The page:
In FIG. 1 display 5 is shown in its neutral, electrically uncharged state. In that state dispersed liquid crystals 60 are randomly oriented and change with time as the dispersed liquid crystals 50 are free to rotate within the binder. This results in a light scattering condition, as shown by arrows 25, and some of the light which passes through openings 30a in opaque first conductive layer 20 will be scattered by dispersed liquid crystals 60 and pass through openings 30b in opaque second conductive layer 80.
In FIG. 2, display 5 is shown in an electrically charged state. An electrical field is generated by a voltage difference between opaque conductive layers 20 and 80. The field causes dispersed liquid crystals 60 to align with the field, which reduces the difference in refractive index between the liquid crystal droplet and the surrounding binder. In FIG. 2, voltage V+is used by a transistor operating as switch element 90 under the control of a computer 92. In the conductive state, a potential occurs between the first and second opaque conducting layers 20 and 80. Any conventional arrangement for applying such potential to produce an electrically charged state of the display will suggest itself to those skilled in the art. As a result, light, scattering does not occur, and light which passes through openings 30a in opaque first conductive layer 20 will be absorbed by opaque second conductive layer 80 as shown by the arrows 25, and a viewer will see little or no light. The electrically energized state shown in FIG. 2 is a dark state to a viewer.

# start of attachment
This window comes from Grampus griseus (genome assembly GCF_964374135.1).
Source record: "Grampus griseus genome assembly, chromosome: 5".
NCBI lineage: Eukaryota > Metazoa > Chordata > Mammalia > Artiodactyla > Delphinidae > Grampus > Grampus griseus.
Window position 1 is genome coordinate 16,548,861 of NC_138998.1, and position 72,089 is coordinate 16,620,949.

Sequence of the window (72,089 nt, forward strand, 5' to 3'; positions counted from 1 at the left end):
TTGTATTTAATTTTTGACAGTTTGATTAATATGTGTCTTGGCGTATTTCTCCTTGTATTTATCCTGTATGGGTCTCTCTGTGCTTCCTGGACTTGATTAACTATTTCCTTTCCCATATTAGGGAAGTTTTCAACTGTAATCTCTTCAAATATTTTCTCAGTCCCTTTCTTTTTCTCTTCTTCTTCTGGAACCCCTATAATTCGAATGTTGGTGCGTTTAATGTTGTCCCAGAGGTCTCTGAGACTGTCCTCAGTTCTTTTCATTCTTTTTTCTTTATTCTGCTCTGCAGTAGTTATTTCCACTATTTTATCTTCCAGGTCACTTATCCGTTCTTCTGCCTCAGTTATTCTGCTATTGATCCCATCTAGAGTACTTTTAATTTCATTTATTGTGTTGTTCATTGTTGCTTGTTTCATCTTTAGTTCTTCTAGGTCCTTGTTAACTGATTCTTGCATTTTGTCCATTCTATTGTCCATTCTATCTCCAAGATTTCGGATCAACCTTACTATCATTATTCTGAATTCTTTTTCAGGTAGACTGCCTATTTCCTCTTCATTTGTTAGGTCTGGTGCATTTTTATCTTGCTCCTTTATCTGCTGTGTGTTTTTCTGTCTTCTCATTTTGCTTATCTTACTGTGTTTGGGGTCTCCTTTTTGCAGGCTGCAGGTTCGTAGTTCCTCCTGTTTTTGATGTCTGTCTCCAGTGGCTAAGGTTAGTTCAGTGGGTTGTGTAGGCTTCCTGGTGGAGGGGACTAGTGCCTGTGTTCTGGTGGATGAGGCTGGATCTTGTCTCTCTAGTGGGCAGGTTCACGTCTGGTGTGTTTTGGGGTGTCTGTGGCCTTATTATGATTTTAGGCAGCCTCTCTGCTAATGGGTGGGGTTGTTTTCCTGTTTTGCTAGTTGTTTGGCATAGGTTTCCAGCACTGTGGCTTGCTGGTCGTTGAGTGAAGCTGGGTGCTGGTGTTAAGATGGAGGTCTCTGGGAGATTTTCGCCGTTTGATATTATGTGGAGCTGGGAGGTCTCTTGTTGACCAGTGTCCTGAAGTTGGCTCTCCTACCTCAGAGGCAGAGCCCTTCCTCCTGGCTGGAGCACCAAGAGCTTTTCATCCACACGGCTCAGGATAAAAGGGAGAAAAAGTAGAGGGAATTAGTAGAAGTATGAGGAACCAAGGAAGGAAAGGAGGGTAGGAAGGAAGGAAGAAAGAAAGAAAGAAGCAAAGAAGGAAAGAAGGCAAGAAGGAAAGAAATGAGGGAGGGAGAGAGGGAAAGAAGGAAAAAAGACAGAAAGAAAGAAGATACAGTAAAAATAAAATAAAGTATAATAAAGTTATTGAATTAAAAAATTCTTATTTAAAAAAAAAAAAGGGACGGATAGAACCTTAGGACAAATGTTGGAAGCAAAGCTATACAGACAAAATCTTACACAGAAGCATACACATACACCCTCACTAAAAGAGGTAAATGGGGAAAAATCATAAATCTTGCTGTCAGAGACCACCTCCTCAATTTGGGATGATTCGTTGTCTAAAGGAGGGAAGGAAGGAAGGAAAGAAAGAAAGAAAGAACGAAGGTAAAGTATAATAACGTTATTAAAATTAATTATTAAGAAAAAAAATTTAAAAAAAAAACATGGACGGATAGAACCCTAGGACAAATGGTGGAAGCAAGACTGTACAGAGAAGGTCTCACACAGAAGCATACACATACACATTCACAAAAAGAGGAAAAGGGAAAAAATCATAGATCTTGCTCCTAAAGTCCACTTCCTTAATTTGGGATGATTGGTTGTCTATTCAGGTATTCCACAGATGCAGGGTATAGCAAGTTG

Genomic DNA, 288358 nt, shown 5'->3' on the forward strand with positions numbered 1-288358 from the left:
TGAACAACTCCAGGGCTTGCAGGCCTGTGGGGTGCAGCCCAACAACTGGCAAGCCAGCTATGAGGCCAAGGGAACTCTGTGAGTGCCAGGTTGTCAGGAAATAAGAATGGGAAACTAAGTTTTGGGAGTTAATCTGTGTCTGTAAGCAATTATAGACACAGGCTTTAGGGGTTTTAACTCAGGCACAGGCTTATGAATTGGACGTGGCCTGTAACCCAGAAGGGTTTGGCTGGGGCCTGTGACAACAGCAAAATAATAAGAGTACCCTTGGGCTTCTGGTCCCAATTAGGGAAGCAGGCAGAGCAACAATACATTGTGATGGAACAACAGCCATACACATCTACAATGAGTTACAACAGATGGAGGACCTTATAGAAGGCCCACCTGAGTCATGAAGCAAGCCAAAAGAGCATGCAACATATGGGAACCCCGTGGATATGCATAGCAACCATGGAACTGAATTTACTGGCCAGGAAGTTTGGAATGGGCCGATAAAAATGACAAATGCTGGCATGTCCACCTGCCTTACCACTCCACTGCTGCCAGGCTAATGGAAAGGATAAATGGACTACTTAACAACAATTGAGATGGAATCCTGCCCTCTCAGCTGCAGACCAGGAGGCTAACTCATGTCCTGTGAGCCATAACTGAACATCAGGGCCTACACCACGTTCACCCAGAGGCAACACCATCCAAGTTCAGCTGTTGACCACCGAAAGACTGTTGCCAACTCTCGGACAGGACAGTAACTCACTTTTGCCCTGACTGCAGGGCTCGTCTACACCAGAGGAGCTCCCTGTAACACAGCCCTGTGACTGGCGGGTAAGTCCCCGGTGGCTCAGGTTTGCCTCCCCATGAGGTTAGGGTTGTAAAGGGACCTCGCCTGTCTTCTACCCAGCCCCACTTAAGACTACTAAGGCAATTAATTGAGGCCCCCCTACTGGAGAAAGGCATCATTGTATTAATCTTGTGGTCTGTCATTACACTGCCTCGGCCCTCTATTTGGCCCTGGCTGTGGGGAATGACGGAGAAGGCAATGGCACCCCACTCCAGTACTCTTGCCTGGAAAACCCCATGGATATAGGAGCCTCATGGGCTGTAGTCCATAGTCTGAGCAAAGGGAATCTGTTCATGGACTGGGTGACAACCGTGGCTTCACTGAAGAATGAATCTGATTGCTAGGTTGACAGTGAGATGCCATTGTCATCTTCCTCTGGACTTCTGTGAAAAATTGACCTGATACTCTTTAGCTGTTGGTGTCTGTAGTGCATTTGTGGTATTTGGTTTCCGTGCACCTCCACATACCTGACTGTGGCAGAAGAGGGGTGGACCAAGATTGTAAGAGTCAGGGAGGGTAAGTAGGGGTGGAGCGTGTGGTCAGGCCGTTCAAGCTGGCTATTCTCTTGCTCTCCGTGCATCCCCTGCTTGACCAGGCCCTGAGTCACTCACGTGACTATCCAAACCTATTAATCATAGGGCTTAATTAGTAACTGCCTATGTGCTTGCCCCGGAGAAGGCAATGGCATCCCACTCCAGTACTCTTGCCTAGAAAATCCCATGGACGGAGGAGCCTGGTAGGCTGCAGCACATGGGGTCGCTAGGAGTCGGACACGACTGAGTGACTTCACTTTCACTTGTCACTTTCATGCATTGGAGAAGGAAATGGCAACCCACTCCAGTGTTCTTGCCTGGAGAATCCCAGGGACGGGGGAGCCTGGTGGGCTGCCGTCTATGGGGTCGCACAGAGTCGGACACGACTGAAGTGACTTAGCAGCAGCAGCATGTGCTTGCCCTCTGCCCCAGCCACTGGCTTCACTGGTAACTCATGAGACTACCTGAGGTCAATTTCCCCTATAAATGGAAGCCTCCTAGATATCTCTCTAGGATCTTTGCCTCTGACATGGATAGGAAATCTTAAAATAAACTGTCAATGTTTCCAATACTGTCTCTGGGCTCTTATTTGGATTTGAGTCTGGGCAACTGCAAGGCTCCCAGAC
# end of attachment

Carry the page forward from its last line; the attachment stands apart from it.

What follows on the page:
FIG. 3 shows a perspective view of display 5. Transparent support is shown with traces 100 of the opaque first conductive layer 20 having the openings 30a in groups of four. Liquid crystal layer 50 is transparent in the figure for clarity. Opaque second conductive layer 80 is shown as trace 100 running in an orthogonal direction to traces 100 for opaque first conductive layer 20. Openings 3b in opaque second conductive layer 80 are offset from those in opaque first conductive layer 20.
Operation of display 5 follows: When a voltage is applied to traces 100 in opaque first and second opaque Conductive layer 20 and 80, an electric field is generated at the intersection of the traces 100 which drive liquid crystal layer 50 to clear state, generating a dark pixel in the display. Areas not having a voltage on both opaque conductive layers 20 and 80 remain light scattering and those areas remain light transmissive. Selective darkening of pixel elements on display 5 permit images to be generated.